We've got a little bit of a treat for you today.
Those of you who are familiar with Football Outsiders are probably aware of what they've done for statistical analysis in the game of football. Baseball has long been the game for those more stats-inclined, and football tended to judge value by the old standbys: scoring, yardage, sacks, passer rating and the like.
That may still be the case, but what Football Outsiders does now elevates the level of discourse. They're concerned first and foremost with the value of players and teams, and you're struck the moment you end up on their site just how much analysis really goes into that. Of course, they also like to write season previews, and their annual Football Outsiders Almanac (purchase here or on Amazon) is an absolute blast to read.
For those of you who would rather read the guys at FO talking about what they do and not listen to me prattle on, here's a great place to start.
But now the good part. Mike Tanier is the author of the Atlanta Falcons chapter in this year's Almanac. With the major help of resident stats guy orang3b—who already had purchased this by the time I read it through—I had the chance to interview him about some of the more interesting portions of that chapter. You'll find those questions (largely thanks to orang3b), right after the jump.orang3b: Explain just how difficult the schedule that Matt Ryan faced really was (Top 10 DYAR-YAR difference 1993-2009, from Tom Brady's player comment) - thoughts on his "sophomore slump"?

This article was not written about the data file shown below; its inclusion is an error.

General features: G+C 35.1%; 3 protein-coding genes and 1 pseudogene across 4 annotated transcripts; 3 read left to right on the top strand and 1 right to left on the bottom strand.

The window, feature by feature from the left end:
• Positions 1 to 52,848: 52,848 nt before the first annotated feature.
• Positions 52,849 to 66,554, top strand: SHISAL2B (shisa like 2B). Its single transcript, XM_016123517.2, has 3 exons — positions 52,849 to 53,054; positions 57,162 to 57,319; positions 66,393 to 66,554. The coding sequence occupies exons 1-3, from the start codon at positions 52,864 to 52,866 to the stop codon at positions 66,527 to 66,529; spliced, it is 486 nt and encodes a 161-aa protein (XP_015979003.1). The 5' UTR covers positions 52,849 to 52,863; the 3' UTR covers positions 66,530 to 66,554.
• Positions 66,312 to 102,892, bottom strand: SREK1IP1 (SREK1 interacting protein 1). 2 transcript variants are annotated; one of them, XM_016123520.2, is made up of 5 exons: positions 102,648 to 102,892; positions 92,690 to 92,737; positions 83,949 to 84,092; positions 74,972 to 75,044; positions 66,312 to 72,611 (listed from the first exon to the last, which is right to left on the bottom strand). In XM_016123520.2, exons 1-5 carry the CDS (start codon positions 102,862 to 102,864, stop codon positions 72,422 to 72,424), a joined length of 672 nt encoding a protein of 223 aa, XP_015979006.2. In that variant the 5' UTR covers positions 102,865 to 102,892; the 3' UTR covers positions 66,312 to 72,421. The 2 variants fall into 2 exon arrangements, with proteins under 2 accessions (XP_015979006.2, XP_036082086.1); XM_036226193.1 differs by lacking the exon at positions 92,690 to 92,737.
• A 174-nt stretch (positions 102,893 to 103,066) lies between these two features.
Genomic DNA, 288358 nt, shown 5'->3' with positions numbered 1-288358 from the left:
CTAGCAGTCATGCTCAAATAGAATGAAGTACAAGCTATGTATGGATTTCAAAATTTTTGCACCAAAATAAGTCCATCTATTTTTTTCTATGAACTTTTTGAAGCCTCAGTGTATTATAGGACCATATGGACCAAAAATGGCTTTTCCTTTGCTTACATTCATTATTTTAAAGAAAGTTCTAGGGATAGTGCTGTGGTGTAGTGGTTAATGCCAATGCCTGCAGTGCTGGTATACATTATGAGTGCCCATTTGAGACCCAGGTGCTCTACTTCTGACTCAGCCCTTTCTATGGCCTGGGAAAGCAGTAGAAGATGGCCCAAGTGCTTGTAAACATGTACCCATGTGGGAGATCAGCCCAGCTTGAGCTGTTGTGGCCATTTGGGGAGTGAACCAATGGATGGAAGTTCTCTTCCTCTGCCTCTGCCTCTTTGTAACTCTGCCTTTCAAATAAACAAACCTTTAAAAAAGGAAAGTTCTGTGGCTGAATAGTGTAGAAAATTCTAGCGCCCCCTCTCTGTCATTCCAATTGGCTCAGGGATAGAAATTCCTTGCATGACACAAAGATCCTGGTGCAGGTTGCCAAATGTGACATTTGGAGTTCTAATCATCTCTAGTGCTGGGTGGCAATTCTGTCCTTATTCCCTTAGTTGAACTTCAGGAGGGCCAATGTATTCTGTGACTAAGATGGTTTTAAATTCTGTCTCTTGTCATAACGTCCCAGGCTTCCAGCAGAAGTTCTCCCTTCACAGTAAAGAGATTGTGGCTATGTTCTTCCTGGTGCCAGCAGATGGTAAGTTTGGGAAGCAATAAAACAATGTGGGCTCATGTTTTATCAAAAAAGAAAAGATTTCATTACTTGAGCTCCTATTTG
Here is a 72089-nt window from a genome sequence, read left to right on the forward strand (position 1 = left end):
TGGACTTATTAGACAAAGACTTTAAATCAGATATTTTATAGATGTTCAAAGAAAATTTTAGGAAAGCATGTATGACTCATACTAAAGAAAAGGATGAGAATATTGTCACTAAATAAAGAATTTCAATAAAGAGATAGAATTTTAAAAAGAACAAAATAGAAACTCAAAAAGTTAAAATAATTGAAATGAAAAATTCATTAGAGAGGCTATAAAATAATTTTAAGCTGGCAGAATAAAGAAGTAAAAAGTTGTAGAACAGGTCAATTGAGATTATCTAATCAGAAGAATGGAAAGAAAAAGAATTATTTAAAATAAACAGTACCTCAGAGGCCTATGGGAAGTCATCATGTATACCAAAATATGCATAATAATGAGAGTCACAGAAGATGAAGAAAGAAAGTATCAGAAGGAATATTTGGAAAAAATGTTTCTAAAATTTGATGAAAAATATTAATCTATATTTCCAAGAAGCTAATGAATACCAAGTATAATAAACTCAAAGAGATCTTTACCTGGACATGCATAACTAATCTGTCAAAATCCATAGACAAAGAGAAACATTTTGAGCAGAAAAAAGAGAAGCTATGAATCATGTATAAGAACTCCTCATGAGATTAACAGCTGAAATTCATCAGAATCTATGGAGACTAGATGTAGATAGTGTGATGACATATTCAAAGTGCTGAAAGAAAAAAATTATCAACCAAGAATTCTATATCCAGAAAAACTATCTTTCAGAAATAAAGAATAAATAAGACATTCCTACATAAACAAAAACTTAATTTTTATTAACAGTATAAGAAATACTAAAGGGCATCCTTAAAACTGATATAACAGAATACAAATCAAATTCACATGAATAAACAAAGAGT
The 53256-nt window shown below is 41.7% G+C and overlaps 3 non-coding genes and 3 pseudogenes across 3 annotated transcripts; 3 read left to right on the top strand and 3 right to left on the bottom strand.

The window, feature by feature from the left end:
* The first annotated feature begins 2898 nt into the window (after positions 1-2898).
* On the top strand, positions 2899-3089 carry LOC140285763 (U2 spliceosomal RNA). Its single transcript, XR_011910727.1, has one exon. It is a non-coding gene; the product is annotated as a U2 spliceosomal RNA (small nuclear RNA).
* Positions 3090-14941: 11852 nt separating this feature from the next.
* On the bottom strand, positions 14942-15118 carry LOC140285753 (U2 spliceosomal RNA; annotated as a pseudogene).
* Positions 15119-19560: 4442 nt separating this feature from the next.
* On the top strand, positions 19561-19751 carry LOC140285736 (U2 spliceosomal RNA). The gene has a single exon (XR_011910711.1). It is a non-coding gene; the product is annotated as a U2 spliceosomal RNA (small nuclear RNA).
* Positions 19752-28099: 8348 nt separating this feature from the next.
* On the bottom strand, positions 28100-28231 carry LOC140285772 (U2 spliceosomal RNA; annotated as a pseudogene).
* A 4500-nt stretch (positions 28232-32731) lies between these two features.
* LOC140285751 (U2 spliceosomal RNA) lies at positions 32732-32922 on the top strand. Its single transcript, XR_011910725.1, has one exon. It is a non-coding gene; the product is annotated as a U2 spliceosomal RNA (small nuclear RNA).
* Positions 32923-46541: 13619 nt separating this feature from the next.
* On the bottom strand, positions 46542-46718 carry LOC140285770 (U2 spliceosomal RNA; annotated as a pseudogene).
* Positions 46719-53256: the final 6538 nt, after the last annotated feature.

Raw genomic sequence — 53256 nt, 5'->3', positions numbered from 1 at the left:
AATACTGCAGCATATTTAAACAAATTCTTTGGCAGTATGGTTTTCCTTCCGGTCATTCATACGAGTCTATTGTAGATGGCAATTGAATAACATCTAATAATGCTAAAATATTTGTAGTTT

Mike Tanier: We ran a Top 10 list of quarterbacks since 1993 who had significantly more DYAR than YAR: in other words, quarterbacks who faced a schedule full of difficult pass defenses. Tom Brady topped the list, which will happen when you face the Jets twice. Ryan was fourth. To put it in game-by-game terms, Ryan's game against the Jets - 16-of-34, 152 yards, one touchdown, no interceptions - earns a positive DVOA ranking from our metrics, because the Jets pass defense was so good. Ryan's game against the Saints - 19-of-42, 289, one touchdown, three picks - comes out as a slightly above average game. Let me mention right now that the stats aren't as simple as all that; we don't just take the completions and yards and fiddle with them, but base DVOA on down-and-distance performances and other splits. The raw stats just indicate that what looks like a "slump" game could really be a pretty good effort against a great defense.
orang3b: Related - Ryan's player comment mentions he has the only Blue rating of starting QB's (best bet to outperform projection). Thoughts on expected 2010 production - should we be expecting a big step forward?